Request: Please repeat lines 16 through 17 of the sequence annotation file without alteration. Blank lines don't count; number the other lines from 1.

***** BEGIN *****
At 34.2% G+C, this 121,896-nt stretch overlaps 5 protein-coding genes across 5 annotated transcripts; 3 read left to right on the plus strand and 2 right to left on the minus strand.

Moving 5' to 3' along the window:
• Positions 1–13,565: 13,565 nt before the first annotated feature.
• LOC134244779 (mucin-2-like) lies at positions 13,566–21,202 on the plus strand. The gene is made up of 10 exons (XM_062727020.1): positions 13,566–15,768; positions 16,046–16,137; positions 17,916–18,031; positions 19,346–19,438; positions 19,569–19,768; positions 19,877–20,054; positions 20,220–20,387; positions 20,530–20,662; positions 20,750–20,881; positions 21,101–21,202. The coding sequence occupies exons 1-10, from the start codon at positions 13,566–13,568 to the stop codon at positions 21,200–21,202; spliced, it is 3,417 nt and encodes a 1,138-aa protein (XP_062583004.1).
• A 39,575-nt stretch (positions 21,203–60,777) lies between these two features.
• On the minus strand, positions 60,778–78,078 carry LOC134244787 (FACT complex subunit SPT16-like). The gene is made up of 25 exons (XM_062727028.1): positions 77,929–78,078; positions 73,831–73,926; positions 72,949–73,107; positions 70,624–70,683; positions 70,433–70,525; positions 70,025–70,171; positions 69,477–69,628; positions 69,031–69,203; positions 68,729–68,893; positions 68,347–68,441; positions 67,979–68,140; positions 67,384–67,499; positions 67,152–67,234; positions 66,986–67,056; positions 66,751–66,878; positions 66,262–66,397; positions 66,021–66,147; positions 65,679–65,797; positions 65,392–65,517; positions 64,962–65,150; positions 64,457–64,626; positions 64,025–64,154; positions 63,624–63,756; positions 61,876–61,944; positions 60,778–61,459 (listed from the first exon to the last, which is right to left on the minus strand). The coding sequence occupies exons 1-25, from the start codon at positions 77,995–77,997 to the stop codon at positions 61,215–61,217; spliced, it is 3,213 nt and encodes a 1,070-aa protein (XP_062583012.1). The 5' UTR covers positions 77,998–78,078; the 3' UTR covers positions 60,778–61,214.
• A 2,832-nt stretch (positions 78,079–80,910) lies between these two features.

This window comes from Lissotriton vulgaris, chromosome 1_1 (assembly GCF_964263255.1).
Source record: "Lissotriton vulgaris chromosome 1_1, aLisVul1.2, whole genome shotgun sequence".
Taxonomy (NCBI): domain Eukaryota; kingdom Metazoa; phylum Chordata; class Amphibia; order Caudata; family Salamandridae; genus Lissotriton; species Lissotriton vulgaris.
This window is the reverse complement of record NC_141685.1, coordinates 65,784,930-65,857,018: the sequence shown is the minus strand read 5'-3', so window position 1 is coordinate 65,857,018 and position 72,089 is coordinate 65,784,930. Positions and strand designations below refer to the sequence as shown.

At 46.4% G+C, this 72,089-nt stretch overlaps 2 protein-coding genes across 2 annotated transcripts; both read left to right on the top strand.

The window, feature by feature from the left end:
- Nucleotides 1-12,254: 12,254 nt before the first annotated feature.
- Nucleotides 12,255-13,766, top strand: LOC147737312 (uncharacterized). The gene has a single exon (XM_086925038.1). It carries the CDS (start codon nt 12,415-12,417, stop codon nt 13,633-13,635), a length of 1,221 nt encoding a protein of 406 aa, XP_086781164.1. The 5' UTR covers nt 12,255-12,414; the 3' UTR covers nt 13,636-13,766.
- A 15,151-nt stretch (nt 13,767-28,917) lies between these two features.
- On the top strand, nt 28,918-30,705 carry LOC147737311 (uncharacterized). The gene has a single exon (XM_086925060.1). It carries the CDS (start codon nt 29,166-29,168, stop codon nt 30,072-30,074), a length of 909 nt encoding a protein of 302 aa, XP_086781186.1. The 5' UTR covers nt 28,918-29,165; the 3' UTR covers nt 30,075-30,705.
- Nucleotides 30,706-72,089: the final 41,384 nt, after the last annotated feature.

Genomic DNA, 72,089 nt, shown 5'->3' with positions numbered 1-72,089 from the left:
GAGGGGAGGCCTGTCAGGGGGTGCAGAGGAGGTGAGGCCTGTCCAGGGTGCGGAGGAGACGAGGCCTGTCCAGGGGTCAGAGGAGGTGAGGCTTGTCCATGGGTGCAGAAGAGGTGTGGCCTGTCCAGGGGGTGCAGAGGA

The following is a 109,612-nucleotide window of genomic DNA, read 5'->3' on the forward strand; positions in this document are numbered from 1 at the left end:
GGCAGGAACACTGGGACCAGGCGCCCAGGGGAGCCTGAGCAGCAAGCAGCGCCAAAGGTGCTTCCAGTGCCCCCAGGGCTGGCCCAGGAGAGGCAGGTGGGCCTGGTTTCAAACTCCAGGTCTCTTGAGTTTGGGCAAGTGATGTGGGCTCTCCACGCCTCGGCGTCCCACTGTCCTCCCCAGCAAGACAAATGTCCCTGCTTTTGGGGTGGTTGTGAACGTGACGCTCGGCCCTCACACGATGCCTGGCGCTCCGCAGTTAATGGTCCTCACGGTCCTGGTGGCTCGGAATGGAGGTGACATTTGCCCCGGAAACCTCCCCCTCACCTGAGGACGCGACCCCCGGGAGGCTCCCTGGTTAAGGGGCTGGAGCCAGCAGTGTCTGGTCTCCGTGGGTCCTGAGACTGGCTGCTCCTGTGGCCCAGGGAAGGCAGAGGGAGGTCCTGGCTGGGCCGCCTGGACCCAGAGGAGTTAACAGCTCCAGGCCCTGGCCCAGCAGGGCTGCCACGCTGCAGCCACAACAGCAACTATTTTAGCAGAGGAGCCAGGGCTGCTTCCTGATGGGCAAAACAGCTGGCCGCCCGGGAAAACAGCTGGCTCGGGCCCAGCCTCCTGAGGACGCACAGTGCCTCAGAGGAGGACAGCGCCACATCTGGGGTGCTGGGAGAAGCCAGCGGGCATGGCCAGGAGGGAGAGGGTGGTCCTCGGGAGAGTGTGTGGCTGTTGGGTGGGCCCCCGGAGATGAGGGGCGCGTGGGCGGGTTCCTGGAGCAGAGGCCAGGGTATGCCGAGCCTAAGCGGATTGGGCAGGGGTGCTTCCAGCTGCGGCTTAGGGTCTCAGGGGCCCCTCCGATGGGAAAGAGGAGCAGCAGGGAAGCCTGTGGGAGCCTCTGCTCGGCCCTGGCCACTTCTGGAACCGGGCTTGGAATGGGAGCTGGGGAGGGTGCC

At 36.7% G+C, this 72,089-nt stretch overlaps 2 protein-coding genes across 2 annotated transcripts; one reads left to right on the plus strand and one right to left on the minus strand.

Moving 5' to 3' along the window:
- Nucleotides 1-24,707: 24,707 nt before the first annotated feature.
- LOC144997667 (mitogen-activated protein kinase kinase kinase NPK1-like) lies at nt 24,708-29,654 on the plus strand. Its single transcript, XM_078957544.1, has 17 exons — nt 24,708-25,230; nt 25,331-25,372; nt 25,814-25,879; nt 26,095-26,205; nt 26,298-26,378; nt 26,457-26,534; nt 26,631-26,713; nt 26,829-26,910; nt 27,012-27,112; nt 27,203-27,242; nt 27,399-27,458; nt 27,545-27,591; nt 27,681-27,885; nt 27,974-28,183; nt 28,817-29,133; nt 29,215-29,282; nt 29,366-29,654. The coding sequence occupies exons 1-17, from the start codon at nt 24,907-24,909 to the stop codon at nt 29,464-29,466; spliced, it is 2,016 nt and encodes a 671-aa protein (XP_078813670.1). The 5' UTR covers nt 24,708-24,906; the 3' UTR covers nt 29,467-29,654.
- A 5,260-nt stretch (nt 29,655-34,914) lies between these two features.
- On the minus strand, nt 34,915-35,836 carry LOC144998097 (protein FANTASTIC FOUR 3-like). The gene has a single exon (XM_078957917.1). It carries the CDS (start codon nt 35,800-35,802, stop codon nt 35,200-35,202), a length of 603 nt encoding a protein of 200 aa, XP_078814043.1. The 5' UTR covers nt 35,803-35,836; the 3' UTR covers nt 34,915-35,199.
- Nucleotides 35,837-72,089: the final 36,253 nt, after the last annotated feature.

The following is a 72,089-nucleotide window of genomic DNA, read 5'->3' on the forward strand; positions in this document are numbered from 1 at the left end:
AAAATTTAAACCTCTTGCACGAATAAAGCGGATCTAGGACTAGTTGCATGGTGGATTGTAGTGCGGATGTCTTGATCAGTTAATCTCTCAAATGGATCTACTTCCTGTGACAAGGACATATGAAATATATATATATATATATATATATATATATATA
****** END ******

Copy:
- A 15,151-nt stretch (nt 13,767-28,917) lies between these two features.
- On the top strand, nt 28,918-30,705 carry LOC147737311 (uncharacterized). The gene has a single exon (XM_086925060.1). It carries the CDS (start codon nt 29,166-29,168, stop codon nt 30,072-30,074), a length of 909 nt encoding a protein of 302 aa, XP_086781186.1. The 5' UTR covers nt 28,918-29,165; the 3' UTR covers nt 30,075-30,705.